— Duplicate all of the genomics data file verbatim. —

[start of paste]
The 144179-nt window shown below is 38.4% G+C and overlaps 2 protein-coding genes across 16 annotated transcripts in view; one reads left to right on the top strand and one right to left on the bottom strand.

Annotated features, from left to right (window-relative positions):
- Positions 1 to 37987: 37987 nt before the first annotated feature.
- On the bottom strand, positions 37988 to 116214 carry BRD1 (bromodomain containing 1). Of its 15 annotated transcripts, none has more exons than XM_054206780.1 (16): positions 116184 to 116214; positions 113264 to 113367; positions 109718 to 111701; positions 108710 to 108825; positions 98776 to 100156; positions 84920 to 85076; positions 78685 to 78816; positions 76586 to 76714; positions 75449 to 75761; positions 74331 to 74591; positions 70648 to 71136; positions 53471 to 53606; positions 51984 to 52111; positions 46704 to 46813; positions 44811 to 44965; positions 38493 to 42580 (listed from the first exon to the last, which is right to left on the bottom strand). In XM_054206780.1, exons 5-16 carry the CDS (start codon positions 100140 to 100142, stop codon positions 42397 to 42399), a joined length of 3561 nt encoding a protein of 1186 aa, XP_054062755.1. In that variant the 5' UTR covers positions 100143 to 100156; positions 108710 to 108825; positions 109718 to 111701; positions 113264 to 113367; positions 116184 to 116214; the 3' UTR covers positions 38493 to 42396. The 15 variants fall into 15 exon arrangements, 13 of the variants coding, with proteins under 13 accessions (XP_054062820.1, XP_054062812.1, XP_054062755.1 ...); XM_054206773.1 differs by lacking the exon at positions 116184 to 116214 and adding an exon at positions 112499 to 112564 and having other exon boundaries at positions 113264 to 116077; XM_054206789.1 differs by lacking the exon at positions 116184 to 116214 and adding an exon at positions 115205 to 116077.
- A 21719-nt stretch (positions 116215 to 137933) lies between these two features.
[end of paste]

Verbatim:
The 144179-nt window shown below is 38.4% G+C and overlaps 2 protein-coding genes across 16 annotated transcripts in view; one reads left to right on the top strand and one right to left on the bottom strand.

Annotated features, from left to right (window-relative positions):
- Positions 1 to 37987: 37987 nt before the first annotated feature.
- On the bottom strand, positions 37988 to 116214 carry BRD1 (bromodomain containing 1). Of its 15 annotated transcripts, none has more exons than XM_054206780.1 (16): positions 116184 to 116214; positions 113264 to 113367; positions 109718 to 111701; positions 108710 to 108825; positions 98776 to 100156; positions 84920 to 85076; positions 78685 to 78816; positions 76586 to 76714; positions 75449 to 75761; positions 74331 to 74591; positions 70648 to 71136; positions 53471 to 53606; positions 51984 to 52111; positions 46704 to 46813; positions 44811 to 44965; positions 38493 to 42580 (listed from the first exon to the last, which is right to left on the bottom strand). In XM_054206780.1, exons 5-16 carry the CDS (start codon positions 100140 to 100142, stop codon positions 42397 to 42399), a joined length of 3561 nt encoding a protein of 1186 aa, XP_054062755.1. In that variant the 5' UTR covers positions 100143 to 100156; positions 108710 to 108825; positions 109718 to 111701; positions 113264 to 113367; positions 116184 to 116214; the 3' UTR covers positions 38493 to 42396. The 15 variants fall into 15 exon arrangements, 13 of the variants coding, with proteins under 13 accessions (XP_054062820.1, XP_054062812.1, XP_054062755.1 ...); XM_054206773.1 differs by lacking the exon at positions 116184 to 116214 and adding an exon at positions 112499 to 112564 and having other exon boundaries at positions 113264 to 116077; XM_054206789.1 differs by lacking the exon at positions 116184 to 116214 and adding an exon at positions 115205 to 116077.
- A 21719-nt stretch (positions 116215 to 137933) lies between these two features.